Monday, March 17, 2008

In "reverse"...

I will openly admit to being fairly new to the blogosphere and it's accompanying tools. I haven't done much other than commenting to various blogs and a savage amount of blog-reading. I use Google Reader as my aggregator for RSS-based content so I can have a consistent user experience whether I'm on my Mac at work or my Windows system at home. Again, being a blog-newb I'm not privy to all the small nuances of the different tools available.

I just happened to stumble across an interesting user experience juggle for lack of a better term, while perusing some feeds. Normally, when a user taps the space bar while viewing a web page, the browser will scroll down a portion of the page, while holding down the shift key along with the space bar will move the page in reverse. Not so in the Google Reader product. When hitting the key combination shift + space bar, the reader hops back up to the top of each blog/news entry in the page. Neat!

This isn't some kind of ground-breaking change and I'd assume that there are plenty of UI experts who would staunchly oppose this change due to breaking user expected patterns of behavior. But I applaud the Google team for their focus on the user experience. It doesn't hurt me at all that I might need to scroll back down to a particular section of a post if I happen to be keyboard navigating the page. How much more valuable is it for me (and perhaps time-saving), for the Google Reader to hop back to the top each entry? I thought this a great example of putting the user, and their current task, first in the experience - kudos to the Google Reader team.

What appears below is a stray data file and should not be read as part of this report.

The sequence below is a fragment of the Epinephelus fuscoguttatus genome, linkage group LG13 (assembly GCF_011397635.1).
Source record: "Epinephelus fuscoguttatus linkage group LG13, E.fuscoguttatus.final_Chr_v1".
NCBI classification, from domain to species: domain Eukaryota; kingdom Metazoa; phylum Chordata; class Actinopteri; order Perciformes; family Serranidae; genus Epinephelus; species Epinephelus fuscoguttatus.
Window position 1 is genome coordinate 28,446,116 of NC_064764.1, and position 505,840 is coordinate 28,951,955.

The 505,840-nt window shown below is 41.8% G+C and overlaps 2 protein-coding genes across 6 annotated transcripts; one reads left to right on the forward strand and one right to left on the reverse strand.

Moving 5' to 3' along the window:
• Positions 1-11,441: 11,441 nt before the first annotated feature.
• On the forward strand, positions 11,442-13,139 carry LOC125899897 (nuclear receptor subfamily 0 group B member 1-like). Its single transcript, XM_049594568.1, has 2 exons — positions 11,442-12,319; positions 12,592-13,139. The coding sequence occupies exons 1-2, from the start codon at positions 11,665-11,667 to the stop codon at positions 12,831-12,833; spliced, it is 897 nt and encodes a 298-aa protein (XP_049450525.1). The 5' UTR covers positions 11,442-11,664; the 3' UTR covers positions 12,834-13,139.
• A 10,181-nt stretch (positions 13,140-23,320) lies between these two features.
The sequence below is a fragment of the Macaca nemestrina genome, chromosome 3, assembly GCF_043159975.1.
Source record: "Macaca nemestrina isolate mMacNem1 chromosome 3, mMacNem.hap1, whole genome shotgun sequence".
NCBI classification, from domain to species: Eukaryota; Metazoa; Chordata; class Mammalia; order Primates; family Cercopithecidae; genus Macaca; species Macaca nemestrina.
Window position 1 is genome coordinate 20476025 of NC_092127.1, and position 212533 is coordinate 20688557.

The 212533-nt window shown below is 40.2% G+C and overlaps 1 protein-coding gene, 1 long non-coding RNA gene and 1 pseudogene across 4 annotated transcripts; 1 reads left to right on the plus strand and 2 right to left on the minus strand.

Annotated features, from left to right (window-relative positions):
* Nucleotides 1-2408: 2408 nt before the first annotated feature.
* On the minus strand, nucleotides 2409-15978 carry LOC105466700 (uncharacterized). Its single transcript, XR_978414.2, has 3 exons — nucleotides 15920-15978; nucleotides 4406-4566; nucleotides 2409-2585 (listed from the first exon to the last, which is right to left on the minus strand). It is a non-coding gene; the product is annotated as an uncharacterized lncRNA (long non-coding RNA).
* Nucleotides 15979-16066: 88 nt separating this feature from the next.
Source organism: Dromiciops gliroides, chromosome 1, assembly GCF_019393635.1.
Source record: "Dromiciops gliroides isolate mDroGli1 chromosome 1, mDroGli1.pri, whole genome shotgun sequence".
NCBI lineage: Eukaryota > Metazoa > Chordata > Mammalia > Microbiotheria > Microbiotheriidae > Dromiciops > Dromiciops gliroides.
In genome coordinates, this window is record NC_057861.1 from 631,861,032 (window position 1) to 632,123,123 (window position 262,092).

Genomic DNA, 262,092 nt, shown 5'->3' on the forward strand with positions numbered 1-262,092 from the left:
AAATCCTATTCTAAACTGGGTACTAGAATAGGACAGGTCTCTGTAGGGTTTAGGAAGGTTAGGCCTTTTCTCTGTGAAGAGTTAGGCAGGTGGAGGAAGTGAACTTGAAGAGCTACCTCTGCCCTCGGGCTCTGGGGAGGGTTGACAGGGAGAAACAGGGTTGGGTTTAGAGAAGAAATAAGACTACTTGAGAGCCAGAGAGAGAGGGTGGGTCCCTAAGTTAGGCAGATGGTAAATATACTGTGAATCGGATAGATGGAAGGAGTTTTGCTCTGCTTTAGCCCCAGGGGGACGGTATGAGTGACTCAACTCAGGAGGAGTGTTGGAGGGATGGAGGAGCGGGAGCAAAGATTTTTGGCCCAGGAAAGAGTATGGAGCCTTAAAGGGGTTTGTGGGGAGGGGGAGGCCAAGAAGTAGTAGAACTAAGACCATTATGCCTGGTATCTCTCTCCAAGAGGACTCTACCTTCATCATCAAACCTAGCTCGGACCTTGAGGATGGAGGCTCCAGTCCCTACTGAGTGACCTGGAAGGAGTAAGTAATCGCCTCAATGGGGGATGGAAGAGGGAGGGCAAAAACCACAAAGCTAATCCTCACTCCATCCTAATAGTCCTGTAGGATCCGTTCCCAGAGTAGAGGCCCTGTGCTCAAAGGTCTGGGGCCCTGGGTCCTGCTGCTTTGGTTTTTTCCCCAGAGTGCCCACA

The Palm OS tends to really get this right, at least in my mind. Rather than having to save my progress, a Palm device automatically does so because I'm moving to a new task. Just got me thinking about how we, as developers, could sincerely focus on the user experience and the particular task they might be involved with at different points within an application...

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